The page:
# Immutable and mutable variables

## Immutability and mutability

In Julia there are mutable and immutable values (variables), and this distinction and implications are not always obvious depending on one's previous programming experience.

For instance, having past experience with Fortran, this distinction was a novelty for me. In Fortran one declares every variable, and at the moment of declaring one has the impresion of having reserved a place in the memory for that variable, even with scalar one does that. Along the Fortran code, when a different value is assigned to the label assigned to the variable, the value changes, and that can be quite simply interpreted as if the value stored in the memory position which was reserved for that variable changed.

From a Fortran user perspective, this result, for example, is quite astonishing:

julia> function add_one(x)
x = x + 1
return x
end;

julia> x = 1
1

2

julia> x
1

That codes appears to be mutating the value associated to the variable x but, nevertheless, the value of x is the outer scope does not change.

In Julia (and many other higher-level languages, in particular), one has to understand the difference between mutable and imutable values. The reason, from a user perspective, derives from many features of high level languages. For instance, consider the code:

julia> x = 1
1

julia> x = [1, 2]
2-element Vector{Int64}:
1
2

In a statically typed language, x would assume the value of an Int in the first assignment, and one would not be able to assign that label, x, to a different type of value, a vector of integers, in this case. The flexibility of a dynamic language requires labels, like x here, be only that, labels assigned to values. Then, one has to understand the properties of the values, in this case either the integer number 1 or the vector [1,2].

The number 1 is an immutable value. That is, we cannot convert it into something else. In some sense that's natural. What is less natural, then, a sequence of code like this:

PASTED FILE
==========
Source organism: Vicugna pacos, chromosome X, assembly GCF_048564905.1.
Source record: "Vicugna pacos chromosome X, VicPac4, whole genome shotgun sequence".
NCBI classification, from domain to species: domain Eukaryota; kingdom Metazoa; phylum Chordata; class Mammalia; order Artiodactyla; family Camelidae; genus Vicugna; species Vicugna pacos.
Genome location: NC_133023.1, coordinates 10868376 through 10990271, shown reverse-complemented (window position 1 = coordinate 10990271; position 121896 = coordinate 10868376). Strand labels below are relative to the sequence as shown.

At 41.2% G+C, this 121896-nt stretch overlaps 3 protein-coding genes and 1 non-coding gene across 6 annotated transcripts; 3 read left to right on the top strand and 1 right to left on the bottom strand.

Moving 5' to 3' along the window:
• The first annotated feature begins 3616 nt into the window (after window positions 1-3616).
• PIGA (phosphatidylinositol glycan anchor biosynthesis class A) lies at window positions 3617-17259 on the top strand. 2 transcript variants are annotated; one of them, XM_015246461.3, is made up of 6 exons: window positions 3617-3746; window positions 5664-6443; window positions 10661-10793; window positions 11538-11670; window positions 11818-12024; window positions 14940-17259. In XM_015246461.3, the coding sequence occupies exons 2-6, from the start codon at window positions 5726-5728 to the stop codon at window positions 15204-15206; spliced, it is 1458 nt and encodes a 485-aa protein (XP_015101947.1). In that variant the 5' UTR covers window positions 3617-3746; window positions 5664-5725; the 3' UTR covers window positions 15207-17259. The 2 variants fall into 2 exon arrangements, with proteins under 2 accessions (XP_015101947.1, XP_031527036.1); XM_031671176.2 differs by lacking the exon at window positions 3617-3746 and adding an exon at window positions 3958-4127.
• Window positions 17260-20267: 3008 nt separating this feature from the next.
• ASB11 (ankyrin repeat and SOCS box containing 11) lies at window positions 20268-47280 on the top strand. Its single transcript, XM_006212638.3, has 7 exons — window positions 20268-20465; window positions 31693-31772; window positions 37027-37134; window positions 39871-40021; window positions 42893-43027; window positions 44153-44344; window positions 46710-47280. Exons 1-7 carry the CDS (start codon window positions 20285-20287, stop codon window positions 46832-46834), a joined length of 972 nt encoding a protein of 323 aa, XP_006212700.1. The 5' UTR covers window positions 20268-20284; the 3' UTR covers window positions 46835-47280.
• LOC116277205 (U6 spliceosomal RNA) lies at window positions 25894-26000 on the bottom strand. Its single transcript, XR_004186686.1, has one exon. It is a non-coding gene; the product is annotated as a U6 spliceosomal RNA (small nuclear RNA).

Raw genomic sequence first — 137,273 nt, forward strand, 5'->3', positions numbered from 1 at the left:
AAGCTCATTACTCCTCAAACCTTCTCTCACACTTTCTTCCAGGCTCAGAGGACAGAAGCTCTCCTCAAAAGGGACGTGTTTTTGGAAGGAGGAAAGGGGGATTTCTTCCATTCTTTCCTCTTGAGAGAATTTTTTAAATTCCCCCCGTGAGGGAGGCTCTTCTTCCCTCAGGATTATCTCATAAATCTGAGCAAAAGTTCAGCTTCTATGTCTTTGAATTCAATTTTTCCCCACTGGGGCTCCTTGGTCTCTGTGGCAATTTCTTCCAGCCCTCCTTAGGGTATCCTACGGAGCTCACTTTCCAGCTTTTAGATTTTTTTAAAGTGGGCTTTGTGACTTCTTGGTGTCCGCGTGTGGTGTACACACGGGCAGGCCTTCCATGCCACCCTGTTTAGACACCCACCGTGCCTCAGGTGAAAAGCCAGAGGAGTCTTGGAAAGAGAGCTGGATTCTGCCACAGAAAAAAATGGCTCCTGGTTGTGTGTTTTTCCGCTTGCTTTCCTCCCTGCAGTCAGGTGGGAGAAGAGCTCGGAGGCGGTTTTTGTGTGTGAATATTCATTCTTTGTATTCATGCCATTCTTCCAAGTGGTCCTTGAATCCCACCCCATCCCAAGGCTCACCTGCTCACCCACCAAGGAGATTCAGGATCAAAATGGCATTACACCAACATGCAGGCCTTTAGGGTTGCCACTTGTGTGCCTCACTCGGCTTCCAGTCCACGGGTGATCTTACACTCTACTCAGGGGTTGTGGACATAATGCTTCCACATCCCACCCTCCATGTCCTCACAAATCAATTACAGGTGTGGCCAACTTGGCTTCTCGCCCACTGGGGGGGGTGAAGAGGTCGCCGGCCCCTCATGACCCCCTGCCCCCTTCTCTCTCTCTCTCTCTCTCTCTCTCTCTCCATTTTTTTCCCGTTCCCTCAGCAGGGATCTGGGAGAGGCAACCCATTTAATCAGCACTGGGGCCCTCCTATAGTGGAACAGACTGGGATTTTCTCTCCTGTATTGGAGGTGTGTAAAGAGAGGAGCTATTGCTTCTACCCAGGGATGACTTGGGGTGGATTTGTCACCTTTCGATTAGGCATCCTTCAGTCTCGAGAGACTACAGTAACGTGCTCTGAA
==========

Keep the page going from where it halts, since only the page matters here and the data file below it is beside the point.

x = 1
x = 2

does not mean mutating the variable x, but simply assigning the label x to a different immutable value.

The implications of this are important, as was shown in the add_one function above. From the structure of the function, one would be tempted to interpret that x was mutated inside it, and thus that the value of x after the application of the function would have changed. It does not, though, and this can be confusing. In this case, the point is that what was passed to the function was the value 1, an immutable value, and within add_one initially the label x was assigned to it.

Next, in the line

x = x + 1

the label x was reassigned, to the result of the value of the input x (1), plus one, and the value 2 was returned. The label x of the outer scope was simply unchanged, and continued to be assigned to the value 1.

If we wanted to assign the label x of the outer scope of the function to the output of add_one, we would need to do that explicitly:

x = add_one(x)

Those considerations become initially more confusing when one sees the following code snippet:

julia> function add_one(x::Vector{Int})
x[1] = x[1] + 1
return x
end;

julia> x = [1,2]
2-element Vector{Int64}:
1
2

2-element Vector{Int64}:
2
2

julia> x
2-element Vector{Int64}:
2
2

The most fundamental difference here is that x, as a Vector{Int}, that is, a vector of integers. That vector is mutable. That has an implication on how it is generally stored in the memory: it has an address. What is passed to the function is the address of the vector in memory. Inside add_one the vector is mutated, and the array is returned, meaning that its address in memory is returned. One can effectivelly assign a new label to the returned value:

julia> x = [1,2];

julia> y
2-element Vector{Int64}:
2
2

julia> x
2-element Vector{Int64}:
2
2

julia> y === x
true

And the last line, comparing y and x with === confirms that these two labels are assigned to the exact same object.

## Heap and Stack memory

The distinction between mutable and mutable objects have important distinctions when it comes to performance. These distinctions are associated to the assumptions that the compiler can make about the behavior of these variables and, thus, about how they can be stored in the memory.